Useless sprint goals
A sprint goal helps to enable the team to focus on for the next 2 weeks. What does everyone want the team to work on next?
The Scrum Guide [Oct 2011] states:
The Sprint Goal gives the Development Team some flexibility regarding the functionality implemented within the Sprint. As the Development Team works, it keeps this goal in mind. In order to satisfy the Sprint Goal, it implements the functionality and technology. If the work turns out to be different than the Development Team expected, then they collaborate with the Product Owner to negotiate the scope of Sprint Backlog within the Sprint. The Sprint Goal may be a milestone in the larger purpose of the product roadmap.
A sprint goal will be met through the implementation of the appropriate product backlog items. Working with the product owner, stakeholders, customers and users, the team identifies the product backlog items it believes it can develop during the next sprint to meet this goal. However, like many things in agile a key concept is ‘negotiation’. A reason for having the sprint goal is to give the team some leeway regarding the functionality and technology it delivers. During the iteration, the team determines daily how to meet the sprint goal. If the work turns out to be harder than expected, the team might only partially implement the functionality. At the sprint review meeting, the opportunity is given for the product owner and stakeholders to review how and what was implemented – they review how the sprint goal has been met. If they are dissatisfied, they can make decisions about the product backlog, architecture, team composition or release plan.
For short iterations (e.g. two weeks), the sprint goal may not always add a lot of value. With a two week iteration the team’s work may be sufficiently described that their goal becomes “complete the backlog items we selected.” For some teams I’ve observed a sprint goal may be useful but usually having better thought-through product backlog items works better. For these teams having release goals may make more sense than sprint goals. The teams that benefit most from sprint goals are those who have longer iterations (e.g. four weeks) or have just a few large product backlog items, as the goal provides some guidance as what we want to achieve and focus on.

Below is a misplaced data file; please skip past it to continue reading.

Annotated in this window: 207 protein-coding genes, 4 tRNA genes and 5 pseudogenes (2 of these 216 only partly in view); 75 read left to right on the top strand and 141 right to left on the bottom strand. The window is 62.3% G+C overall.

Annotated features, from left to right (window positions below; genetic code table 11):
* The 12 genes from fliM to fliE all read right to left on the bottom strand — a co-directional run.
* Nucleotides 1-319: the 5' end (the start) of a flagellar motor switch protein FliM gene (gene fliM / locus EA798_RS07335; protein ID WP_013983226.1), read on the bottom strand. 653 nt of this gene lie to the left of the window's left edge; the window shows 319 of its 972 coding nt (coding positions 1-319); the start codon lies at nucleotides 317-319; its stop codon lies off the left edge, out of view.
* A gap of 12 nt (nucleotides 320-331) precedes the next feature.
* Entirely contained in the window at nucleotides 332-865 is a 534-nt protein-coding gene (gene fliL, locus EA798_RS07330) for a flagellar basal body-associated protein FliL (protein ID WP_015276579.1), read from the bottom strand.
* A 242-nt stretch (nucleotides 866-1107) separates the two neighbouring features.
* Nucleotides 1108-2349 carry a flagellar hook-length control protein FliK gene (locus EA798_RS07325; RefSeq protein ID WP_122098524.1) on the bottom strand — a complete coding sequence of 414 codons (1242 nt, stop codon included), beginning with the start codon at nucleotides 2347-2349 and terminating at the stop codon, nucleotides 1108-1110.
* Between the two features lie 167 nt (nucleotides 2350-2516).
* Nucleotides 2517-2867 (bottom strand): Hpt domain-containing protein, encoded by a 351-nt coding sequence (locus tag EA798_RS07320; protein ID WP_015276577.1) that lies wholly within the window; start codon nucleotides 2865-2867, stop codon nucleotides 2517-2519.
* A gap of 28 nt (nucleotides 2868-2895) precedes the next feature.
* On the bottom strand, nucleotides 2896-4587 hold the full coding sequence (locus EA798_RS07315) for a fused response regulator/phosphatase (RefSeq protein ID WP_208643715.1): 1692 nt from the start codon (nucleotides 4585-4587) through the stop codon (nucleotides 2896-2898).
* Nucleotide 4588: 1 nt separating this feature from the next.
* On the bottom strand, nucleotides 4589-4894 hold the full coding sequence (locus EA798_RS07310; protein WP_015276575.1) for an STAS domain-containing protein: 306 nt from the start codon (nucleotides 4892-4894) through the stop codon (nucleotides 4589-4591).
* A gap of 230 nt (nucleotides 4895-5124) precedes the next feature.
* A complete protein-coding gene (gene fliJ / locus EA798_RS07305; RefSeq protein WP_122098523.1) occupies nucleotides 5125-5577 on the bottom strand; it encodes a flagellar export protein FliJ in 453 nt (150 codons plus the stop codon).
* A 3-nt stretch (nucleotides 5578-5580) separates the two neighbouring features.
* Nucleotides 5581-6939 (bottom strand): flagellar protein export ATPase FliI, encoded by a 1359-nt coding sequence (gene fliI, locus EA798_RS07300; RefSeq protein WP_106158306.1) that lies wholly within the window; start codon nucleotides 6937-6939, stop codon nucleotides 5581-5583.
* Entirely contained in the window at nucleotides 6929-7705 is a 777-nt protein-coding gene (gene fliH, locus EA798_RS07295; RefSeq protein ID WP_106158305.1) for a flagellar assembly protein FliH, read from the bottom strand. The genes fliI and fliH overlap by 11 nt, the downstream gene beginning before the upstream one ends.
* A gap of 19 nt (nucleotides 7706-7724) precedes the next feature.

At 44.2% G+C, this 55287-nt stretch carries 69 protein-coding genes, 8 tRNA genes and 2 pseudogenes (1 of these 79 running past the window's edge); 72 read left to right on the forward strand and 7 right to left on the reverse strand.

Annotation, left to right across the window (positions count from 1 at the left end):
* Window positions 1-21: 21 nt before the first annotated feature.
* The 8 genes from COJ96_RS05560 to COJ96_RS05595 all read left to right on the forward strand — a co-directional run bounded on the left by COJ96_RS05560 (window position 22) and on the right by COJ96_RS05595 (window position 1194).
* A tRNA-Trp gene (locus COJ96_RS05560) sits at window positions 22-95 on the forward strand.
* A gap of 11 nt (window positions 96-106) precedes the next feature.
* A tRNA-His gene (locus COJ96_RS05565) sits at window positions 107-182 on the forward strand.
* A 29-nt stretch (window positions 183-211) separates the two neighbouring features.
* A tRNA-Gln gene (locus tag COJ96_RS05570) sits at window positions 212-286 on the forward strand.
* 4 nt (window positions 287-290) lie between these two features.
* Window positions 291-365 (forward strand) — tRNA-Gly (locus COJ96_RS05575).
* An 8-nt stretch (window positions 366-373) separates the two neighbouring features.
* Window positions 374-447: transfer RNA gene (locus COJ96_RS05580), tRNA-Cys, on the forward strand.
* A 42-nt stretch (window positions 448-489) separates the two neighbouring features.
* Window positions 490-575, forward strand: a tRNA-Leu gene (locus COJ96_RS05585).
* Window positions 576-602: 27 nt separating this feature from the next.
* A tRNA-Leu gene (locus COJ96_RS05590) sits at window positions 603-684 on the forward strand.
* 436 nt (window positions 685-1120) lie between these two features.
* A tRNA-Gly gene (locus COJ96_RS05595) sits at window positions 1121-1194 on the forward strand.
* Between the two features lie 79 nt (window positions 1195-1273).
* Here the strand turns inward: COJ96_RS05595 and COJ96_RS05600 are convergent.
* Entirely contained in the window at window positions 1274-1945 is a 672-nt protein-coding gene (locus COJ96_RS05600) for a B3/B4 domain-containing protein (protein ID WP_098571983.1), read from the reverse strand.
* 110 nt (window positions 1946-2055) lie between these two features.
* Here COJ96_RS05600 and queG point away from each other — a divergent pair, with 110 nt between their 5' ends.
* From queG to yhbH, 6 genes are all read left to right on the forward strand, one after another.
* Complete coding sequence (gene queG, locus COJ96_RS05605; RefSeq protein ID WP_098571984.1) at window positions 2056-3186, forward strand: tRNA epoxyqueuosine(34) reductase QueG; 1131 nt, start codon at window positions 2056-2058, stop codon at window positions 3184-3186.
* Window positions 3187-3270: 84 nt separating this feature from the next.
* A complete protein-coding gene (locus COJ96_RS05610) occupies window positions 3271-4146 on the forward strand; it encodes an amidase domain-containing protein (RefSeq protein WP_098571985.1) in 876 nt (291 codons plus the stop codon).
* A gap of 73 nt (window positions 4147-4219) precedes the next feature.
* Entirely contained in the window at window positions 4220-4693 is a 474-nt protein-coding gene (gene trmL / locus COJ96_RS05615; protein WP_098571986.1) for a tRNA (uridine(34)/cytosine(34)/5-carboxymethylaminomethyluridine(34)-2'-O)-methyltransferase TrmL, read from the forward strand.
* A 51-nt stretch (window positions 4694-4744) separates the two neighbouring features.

Here’s an iteration goal for a team:
“Finish the agreed forms, portlets and web pages for News and Media then pick up additional stories to increase the team’s velocity”
Whilst this goal is ok, it gives no room to negotiate – it’s a very ‘command-and-control’ type statement rather than a goal to work towards. A small tweak by removing ‘agreed’ would provide some room for negotiation – “Develop the forms, portlets and web pages for News and Media site”. In addition, the second part of the iteration goal, “[…] then pick up additional stories to increase the team’s velocity” may be better suited belonging in the team’s social contract rather than in the sprint goal. ‘Doing more story points’ is an indirect result from focusing on WIP limits, pull, removing blockers, being a collaborative team and continuous improvement.
I have seen some sprint goals simply stated as “Complete x story points”. This is a useless goal as it provides no focus on what to work on other than to do achieve a number of story points (which leads to other issues such as story point inflation). So what if we have delivered ‘x story points’ if we didn’t deliver what the customer wants or delivered no business value.
So the idea behind a sprint goal is for the team’s output to be evaluated against the goal rather than the specific product backlog items they selected (there is a subtle difference). In a way it gives the team the opportunity to say “Well we didn’t finish all the backlog items but we met the goal.” Instead of having a sprint where we just ‘do more stuff’ the sprint goal can provide a theme the team can work towards. A sprint goal could be:
“This Sprint we will allow users to do a basic search, and enable the results to be filtered and the view sorted”